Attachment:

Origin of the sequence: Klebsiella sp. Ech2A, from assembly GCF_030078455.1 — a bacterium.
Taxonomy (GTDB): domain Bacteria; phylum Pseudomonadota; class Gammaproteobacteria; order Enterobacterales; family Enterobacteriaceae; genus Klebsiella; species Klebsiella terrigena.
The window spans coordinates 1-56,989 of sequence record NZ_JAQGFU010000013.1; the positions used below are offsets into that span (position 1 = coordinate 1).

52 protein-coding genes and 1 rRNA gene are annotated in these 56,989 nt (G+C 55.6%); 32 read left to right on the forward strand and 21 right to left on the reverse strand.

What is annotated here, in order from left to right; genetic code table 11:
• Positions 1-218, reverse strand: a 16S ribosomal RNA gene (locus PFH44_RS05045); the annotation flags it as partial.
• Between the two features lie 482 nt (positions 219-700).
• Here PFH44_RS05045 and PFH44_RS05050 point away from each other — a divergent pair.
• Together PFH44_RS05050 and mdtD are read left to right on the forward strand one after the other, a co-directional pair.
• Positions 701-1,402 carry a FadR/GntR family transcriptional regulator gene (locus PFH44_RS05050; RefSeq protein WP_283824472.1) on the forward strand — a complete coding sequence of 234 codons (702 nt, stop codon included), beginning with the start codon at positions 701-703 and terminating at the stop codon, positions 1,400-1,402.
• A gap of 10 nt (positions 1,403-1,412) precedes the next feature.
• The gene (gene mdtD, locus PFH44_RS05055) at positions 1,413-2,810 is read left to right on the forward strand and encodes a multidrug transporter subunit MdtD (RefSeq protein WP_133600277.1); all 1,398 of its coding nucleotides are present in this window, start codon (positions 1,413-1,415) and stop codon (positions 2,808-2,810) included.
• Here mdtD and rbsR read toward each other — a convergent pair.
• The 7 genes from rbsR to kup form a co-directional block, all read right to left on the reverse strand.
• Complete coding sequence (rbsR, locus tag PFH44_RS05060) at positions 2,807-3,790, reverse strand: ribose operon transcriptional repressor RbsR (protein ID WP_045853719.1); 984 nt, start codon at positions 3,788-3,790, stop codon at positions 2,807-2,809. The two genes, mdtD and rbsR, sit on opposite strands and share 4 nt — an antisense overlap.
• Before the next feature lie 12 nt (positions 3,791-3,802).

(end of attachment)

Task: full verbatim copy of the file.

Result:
Origin of the sequence: Klebsiella sp. Ech2A, from assembly GCF_030078455.1 — a bacterium.
Taxonomy (GTDB): domain Bacteria; phylum Pseudomonadota; class Gammaproteobacteria; order Enterobacterales; family Enterobacteriaceae; genus Klebsiella; species Klebsiella terrigena.
The window spans coordinates 1-56,989 of sequence record NZ_JAQGFU010000013.1; the positions used below are offsets into that span (position 1 = coordinate 1).

52 protein-coding genes and 1 rRNA gene are annotated in these 56,989 nt (G+C 55.6%); 32 read left to right on the forward strand and 21 right to left on the reverse strand.

What is annotated here, in order from left to right; genetic code table 11:
• Positions 1-218, reverse strand: a 16S ribosomal RNA gene (locus PFH44_RS05045); the annotation flags it as partial.
• Between the two features lie 482 nt (positions 219-700).
• Here PFH44_RS05045 and PFH44_RS05050 point away from each other — a divergent pair.
• Together PFH44_RS05050 and mdtD are read left to right on the forward strand one after the other, a co-directional pair.
• Positions 701-1,402 carry a FadR/GntR family transcriptional regulator gene (locus PFH44_RS05050; RefSeq protein WP_283824472.1) on the forward strand — a complete coding sequence of 234 codons (702 nt, stop codon included), beginning with the start codon at positions 701-703 and terminating at the stop codon, positions 1,400-1,402.
• A gap of 10 nt (positions 1,403-1,412) precedes the next feature.
• The gene (gene mdtD, locus PFH44_RS05055) at positions 1,413-2,810 is read left to right on the forward strand and encodes a multidrug transporter subunit MdtD (RefSeq protein WP_133600277.1); all 1,398 of its coding nucleotides are present in this window, start codon (positions 1,413-1,415) and stop codon (positions 2,808-2,810) included.
• Here mdtD and rbsR read toward each other — a convergent pair.
• The 7 genes from rbsR to kup form a co-directional block, all read right to left on the reverse strand.
• Complete coding sequence (rbsR, locus tag PFH44_RS05060) at positions 2,807-3,790, reverse strand: ribose operon transcriptional repressor RbsR (protein ID WP_045853719.1); 984 nt, start codon at positions 3,788-3,790, stop codon at positions 2,807-2,809. The two genes, mdtD and rbsR, sit on opposite strands and share 4 nt — an antisense overlap.
• Before the next feature lie 12 nt (positions 3,791-3,802).